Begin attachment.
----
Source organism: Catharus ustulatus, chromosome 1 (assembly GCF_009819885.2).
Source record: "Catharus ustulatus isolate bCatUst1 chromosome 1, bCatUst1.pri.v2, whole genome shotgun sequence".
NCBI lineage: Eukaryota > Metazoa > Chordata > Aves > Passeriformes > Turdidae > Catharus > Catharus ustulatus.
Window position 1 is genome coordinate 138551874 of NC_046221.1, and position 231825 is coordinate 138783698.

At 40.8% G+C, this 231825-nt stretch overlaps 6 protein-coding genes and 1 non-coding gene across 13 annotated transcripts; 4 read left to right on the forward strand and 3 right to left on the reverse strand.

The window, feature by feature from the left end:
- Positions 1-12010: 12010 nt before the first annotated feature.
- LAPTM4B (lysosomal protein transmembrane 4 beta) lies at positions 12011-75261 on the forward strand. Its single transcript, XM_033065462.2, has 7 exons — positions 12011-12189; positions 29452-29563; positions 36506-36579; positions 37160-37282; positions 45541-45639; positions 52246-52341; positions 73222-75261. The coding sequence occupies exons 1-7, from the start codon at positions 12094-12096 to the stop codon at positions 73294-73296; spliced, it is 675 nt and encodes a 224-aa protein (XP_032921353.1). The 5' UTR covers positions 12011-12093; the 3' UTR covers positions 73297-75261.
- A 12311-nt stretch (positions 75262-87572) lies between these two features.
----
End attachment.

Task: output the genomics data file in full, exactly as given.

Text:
Source organism: Catharus ustulatus, chromosome 1 (assembly GCF_009819885.2).
Source record: "Catharus ustulatus isolate bCatUst1 chromosome 1, bCatUst1.pri.v2, whole genome shotgun sequence".
NCBI lineage: Eukaryota > Metazoa > Chordata > Aves > Passeriformes > Turdidae > Catharus > Catharus ustulatus.
Window position 1 is genome coordinate 138551874 of NC_046221.1, and position 231825 is coordinate 138783698.

At 40.8% G+C, this 231825-nt stretch overlaps 6 protein-coding genes and 1 non-coding gene across 13 annotated transcripts; 4 read left to right on the forward strand and 3 right to left on the reverse strand.

The window, feature by feature from the left end:
- Positions 1-12010: 12010 nt before the first annotated feature.
- LAPTM4B (lysosomal protein transmembrane 4 beta) lies at positions 12011-75261 on the forward strand. Its single transcript, XM_033065462.2, has 7 exons — positions 12011-12189; positions 29452-29563; positions 36506-36579; positions 37160-37282; positions 45541-45639; positions 52246-52341; positions 73222-75261. The coding sequence occupies exons 1-7, from the start codon at positions 12094-12096 to the stop codon at positions 73294-73296; spliced, it is 675 nt and encodes a 224-aa protein (XP_032921353.1). The 5' UTR covers positions 12011-12093; the 3' UTR covers positions 73297-75261.
- A 12311-nt stretch (positions 75262-87572) lies between these two features.